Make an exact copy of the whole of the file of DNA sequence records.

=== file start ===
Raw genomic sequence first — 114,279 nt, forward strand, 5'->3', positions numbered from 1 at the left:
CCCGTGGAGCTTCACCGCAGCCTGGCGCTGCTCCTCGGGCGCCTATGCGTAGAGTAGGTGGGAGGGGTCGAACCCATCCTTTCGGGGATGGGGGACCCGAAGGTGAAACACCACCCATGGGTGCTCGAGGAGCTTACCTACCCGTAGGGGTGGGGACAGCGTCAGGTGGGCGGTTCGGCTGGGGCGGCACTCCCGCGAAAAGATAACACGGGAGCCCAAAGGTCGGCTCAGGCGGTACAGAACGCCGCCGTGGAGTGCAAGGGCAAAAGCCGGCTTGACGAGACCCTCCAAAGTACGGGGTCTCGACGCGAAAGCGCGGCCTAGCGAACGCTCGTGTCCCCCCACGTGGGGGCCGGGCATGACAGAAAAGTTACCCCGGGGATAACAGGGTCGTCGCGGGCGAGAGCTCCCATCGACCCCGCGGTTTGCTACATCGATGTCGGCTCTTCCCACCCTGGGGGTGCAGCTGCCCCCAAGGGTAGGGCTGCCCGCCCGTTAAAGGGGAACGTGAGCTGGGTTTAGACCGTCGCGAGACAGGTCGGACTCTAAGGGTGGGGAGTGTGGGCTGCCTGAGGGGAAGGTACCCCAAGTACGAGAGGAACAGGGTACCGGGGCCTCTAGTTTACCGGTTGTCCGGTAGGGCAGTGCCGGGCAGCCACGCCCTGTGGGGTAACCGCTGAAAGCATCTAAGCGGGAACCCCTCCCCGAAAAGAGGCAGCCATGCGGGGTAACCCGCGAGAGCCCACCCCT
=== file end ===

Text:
Raw genomic sequence first — 114,279 nt, forward strand, 5'->3', positions numbered from 1 at the left:
CCCGTGGAGCTTCACCGCAGCCTGGCGCTGCTCCTCGGGCGCCTATGCGTAGAGTAGGTGGGAGGGGTCGAACCCATCCTTTCGGGGATGGGGGACCCGAAGGTGAAACACCACCCATGGGTGCTCGAGGAGCTTACCTACCCGTAGGGGTGGGGACAGCGTCAGGTGGGCGGTTCGGCTGGGGCGGCACTCCCGCGAAAAGATAACACGGGAGCCCAAAGGTCGGCTCAGGCGGTACAGAACGCCGCCGTGGAGTGCAAGGGCAAAAGCCGGCTTGACGAGACCCTCCAAAGTACGGGGTCTCGACGCGAAAGCGCGGCCTAGCGAACGCTCGTGTCCCCCCACGTGGGGGCCGGGCATGACAGAAAAGTTACCCCGGGGATAACAGGGTCGTCGCGGGCGAGAGCTCCCATCGACCCCGCGGTTTGCTACATCGATGTCGGCTCTTCCCACCCTGGGGGTGCAGCTGCCCCCAAGGGTAGGGCTGCCCGCCCGTTAAAGGGGAACGTGAGCTGGGTTTAGACCGTCGCGAGACAGGTCGGACTCTAAGGGTGGGGAGTGTGGGCTGCCTGAGGGGAAGGTACCCCAAGTACGAGAGGAACAGGGTACCGGGGCCTCTAGTTTACCGGTTGTCCGGTAGGGCAGTGCCGGGCAGCCACGCCCTGTGGGGTAACCGCTGAAAGCATCTAAGCGGGAACCCCTCCCCGAAAAGAGGCAGCCATGCGGGGTAACCCGCGAGAGCCCACCCCT